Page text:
Ballaro is also great during the night – it’s full of street parties, pubs extending on the street – with chairs and tables next to which the cars are driving pretty close, scaring some of the tourists off.
People of all colors and nationalities are mixing together and dancing in the middle of the streets, the smell of dope is extremely strong and no one seems to be disturbed by anything at all.
Drinks are usually sold in small plastic glasses that cost around 2 or 3 euros. A beer can be 1,50 euros, depending on the brand and you would be able to find most any brand from all over the world – some of my friends from Denmark found their favorite beer from their country and I even noticed Guinness being sold in the marketplace.
You might have heard of Palermo as being a dangerous place to go to, with all the mafia going around the streets. I have to tell you that I’ve been walking all alone or with just one other girl in Ballaro, one of the most dangerous quarters in Palermo and nothing looked scary or frightening around there.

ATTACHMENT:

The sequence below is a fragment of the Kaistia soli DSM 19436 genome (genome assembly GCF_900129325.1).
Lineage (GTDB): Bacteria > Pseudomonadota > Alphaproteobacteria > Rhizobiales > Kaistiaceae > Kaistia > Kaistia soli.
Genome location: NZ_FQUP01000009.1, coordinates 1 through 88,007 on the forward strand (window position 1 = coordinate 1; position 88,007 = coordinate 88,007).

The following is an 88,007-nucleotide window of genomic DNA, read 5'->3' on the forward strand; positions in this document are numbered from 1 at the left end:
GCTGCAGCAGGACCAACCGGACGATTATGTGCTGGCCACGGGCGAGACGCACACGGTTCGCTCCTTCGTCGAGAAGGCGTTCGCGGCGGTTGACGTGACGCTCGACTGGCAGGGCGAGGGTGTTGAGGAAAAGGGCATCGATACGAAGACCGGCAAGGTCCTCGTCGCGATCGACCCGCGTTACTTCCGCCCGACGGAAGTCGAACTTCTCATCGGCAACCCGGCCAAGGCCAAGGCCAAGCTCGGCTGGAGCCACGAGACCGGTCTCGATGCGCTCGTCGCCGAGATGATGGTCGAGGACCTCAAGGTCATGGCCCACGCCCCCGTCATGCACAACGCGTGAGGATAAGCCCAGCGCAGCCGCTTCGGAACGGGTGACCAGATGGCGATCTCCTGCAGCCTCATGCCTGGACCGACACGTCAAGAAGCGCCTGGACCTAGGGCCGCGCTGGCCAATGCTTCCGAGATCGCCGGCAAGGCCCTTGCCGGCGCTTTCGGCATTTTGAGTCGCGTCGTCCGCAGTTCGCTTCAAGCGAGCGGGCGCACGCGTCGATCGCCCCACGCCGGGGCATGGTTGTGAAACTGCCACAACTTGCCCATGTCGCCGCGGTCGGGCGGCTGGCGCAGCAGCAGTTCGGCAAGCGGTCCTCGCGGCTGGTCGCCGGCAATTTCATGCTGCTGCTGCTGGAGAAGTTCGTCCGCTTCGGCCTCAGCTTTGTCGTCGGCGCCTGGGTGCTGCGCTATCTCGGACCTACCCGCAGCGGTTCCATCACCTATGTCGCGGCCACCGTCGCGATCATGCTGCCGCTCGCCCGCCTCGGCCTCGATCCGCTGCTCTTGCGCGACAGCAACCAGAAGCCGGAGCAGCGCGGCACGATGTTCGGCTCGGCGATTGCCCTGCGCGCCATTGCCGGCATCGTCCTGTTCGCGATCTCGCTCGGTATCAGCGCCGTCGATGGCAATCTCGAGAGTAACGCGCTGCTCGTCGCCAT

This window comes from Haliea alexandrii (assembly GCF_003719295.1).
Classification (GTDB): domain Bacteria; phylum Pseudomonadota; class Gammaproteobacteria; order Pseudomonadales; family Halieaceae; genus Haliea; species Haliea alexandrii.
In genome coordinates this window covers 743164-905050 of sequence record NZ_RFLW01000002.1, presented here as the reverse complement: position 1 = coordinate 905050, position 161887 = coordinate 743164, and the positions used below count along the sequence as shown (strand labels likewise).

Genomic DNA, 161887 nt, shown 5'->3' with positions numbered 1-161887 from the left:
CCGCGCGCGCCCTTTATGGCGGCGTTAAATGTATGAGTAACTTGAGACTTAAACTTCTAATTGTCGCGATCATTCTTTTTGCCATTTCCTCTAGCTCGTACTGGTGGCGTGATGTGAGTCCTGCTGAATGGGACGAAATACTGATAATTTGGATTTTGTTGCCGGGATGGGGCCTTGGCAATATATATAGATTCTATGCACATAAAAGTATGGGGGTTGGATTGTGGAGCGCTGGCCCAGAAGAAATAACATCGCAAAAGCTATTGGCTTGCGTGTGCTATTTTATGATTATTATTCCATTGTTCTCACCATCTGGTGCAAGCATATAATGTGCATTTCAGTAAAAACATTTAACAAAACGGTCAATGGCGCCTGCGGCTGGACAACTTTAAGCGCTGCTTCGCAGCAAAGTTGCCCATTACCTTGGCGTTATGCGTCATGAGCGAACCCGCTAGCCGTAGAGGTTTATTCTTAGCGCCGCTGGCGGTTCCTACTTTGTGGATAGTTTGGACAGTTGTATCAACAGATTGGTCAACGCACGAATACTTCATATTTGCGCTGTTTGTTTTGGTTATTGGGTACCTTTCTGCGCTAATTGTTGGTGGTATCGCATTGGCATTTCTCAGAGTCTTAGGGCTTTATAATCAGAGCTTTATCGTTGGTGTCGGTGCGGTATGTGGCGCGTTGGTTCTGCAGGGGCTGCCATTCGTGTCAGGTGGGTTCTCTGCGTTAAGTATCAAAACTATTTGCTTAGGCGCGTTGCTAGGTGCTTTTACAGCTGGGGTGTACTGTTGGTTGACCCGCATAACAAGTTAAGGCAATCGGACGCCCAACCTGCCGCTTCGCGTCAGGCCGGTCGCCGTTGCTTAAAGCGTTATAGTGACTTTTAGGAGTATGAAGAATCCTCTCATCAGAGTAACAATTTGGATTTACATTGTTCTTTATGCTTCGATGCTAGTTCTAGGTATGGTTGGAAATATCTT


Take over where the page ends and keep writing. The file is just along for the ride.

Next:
Yes, it’s true that people are loud and sometimes even rude, children use bad words and can sometimes be violent, the world they live in is quite different from ours, as the culture is pretty different, too, but as long as you don’t do anything to disturb them, everyone would simply be your friend.
Most of the Palermiam people (and those who came to Palermo and have been living there since a while now) are very easy-going and friendly and wouldn’t judge much on the appearance and language – they would simply consider you a friend from the first moment they see you, which shows quite a lot of trust, if you think about all the bad things many of them had to go through.
The only thing that I would consider as a danger in Palermo is the traffic – there are many cars, but especially many motorcycles driving around the city, even through markets, making their way in the middle of the crows or in tiny streets. Most of the time, they drive like crazy, so you would have to pay special attention to walking in the Palermiam streets.